Link between wheat protein levels, fertilizer to be studied by UNL

A multi-disciplinary team of University of Nebraska-Lincoln researchers will conduct a two-year study to see how soil nitrogen levels affect protein levels in the grain that comes from Nebraska wheat fields.

The team hopes to evaluate how grain quality, yield and field stands are affected by nitrogen fertilizer rates and application timing. The trials will be conducted across the state and with variations in the amount of precipitation the plots receive.

The project also will test the effectiveness of crop sensors in monitoring wheat crop conditions and whether inputs are needed during the growing season.

Lead principal investigator is Bijesh Maharjan, soil and nutrient management specialist at the UNL Panhandle Research and Extension Center in Scottsbluff. Co-investigators are several of Maharjan’s colleagues at the Panhandle Center: Dryland Cropping Systems Specialist Cody Creech and Alternative Crops Breeding Specialist Dipak Santra. Investigators based in Lincoln or elsewhere in eastern Nebraska include Wheat Breeding Specialist Stephen Baenziger; Research Assistant Professor Teshome Regassa; Devin Rose, associate professor in Food Science and Technology in the UNL Food Innovation Center; Yeyin Shi, assistant professor in Biological Systems Engineering and Agricultural Information Systems Specialist; and Extension Educator Nathan Mueller.

Research plots will be located at Scottsbluff, Sidney, Grant and Mead.

The project is funded by grants from the Nebraska Wheat Board (for the coming year) and the University of Nebraska Agricultural Research Division Innovation Fund for Wheat/Cereal Crops (for the next two years).

One reason for the study is Nebraska wheat crop yield data from 2016 and 2017, which revealed low protein levels in both years.

Wheat growers receive lower prices when grain protein levels fall below certain levels. According to the project proposal, low protein levels cost Nebraska producers somewhere between $2.3 million and $9.6 million dollars in 2016 alone, despite high yields, based on reports from elevator personnel and Wheat Board members.

Among many potential factors, soil nitrogen is probably the most important factor that affects protein levels in wheat, Maharjan said. With low grain prices, farmers are under pressure to lower input costs, including nitrogen fertilizer.

“Reducing or eliminating nitrogen applications to winter wheat will typically result in low protein when yields are high and/or residual soil nitrogen is low.”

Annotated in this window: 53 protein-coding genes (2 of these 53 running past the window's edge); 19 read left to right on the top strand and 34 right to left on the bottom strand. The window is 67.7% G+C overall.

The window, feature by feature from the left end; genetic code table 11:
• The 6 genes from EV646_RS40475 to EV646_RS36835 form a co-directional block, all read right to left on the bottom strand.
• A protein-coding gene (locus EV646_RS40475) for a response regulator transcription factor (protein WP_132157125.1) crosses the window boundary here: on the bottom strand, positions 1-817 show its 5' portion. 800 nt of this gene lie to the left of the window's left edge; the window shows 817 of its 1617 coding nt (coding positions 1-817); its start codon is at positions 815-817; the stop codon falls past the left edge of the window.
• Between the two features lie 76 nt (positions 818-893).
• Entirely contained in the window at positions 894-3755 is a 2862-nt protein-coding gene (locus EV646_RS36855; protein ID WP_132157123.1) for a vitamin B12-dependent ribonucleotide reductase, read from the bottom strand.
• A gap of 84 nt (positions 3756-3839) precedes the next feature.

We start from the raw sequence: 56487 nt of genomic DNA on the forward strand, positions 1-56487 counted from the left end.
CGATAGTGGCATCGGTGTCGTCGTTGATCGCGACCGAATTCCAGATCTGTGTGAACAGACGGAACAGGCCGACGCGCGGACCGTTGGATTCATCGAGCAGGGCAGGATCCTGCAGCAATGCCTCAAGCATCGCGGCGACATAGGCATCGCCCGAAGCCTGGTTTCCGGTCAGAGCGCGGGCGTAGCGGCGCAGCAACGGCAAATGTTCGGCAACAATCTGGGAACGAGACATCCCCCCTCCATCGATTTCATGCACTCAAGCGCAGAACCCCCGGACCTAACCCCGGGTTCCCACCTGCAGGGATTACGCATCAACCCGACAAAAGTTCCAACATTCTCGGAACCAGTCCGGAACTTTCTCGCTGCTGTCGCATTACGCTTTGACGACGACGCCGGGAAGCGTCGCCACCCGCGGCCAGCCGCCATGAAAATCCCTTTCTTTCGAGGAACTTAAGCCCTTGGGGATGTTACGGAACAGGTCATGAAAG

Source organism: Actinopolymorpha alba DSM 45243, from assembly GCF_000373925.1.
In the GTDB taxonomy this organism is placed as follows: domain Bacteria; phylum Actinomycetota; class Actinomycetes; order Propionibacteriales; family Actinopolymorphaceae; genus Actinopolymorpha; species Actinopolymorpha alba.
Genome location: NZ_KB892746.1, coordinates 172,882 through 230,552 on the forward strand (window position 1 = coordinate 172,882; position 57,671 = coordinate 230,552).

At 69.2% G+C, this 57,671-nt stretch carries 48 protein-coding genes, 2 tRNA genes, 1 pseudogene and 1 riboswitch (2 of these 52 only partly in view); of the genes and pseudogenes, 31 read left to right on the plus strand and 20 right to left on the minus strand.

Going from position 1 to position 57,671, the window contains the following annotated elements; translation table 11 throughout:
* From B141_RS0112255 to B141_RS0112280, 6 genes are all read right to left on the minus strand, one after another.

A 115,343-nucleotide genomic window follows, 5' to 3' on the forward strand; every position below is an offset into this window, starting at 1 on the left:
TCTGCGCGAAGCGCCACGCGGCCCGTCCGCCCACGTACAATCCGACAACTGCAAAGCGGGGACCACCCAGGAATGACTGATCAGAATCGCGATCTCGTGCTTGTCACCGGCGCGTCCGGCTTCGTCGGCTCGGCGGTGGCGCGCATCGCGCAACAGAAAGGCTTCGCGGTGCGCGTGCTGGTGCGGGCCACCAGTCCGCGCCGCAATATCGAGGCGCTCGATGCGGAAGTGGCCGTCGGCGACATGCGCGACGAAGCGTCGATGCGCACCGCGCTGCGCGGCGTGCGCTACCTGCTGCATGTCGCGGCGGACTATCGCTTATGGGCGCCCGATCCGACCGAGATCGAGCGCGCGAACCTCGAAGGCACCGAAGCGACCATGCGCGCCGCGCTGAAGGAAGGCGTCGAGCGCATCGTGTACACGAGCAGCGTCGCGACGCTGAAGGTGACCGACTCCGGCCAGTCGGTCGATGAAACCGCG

In addition, abundant fall and spring precipitation during both growing seasons increased the plants’ tillering and grain yields, but may have moved soil nitrogen deeper into the soil profile, where the crop’s roots cannot reach it.

“In order to increase protein levels in wheat, N must be properly managed in the soil and be available for plant uptake during grain development,” the project proposal stated. “The interacting effect of N with available soil moisture becomes a contingent issue for a profitable winter wheat production.”

Predicting how much nitrogen a wheat crop will need requires an extensive data set, and UNL’s formula for predicting wheat’s nitrogen requirement was developed in the 1970s. The formula is due to be updated, based on changes in wheat variety traits and management, as well as changing climatic conditions, Maharjan said.

At the same time, crop-sensing technology has been used with success in predicting nitrogen requirements for another of the state’s important crops, corn. Research established a strong relationship between total chlorophyll content in a corn canopy and the crop’s nitrogen status. This project will explore whether crop sensing technology can potentially benefit wheat management.

The research project will also look at other nutrients, specifically links between nitrogen and sulfur rates. Sulfur deficiency can adversely affect wheat.

Maharjan said the researchers hope the two-year project will not only answer questions about how factors such as fertilizer timing and precipitation affect grain protein levels, but also will show whether crop sensing can be used as a management tool for fertilizer management in wheat.

“Provided all goes well and we get good data, in two years we will understand a lot about management for optimum yield and protein,” he said, adding that precipitation variation also will be tracked at one of the sites, hopefully providing insight into how fertilizer management is related and can be adjusted to weather.

The grants will provide funding for a graduate student whose time will be dedicated completely to the protein project, Maharjan said. The student will start in the spring of 2019. The plots will be planted in September this year.

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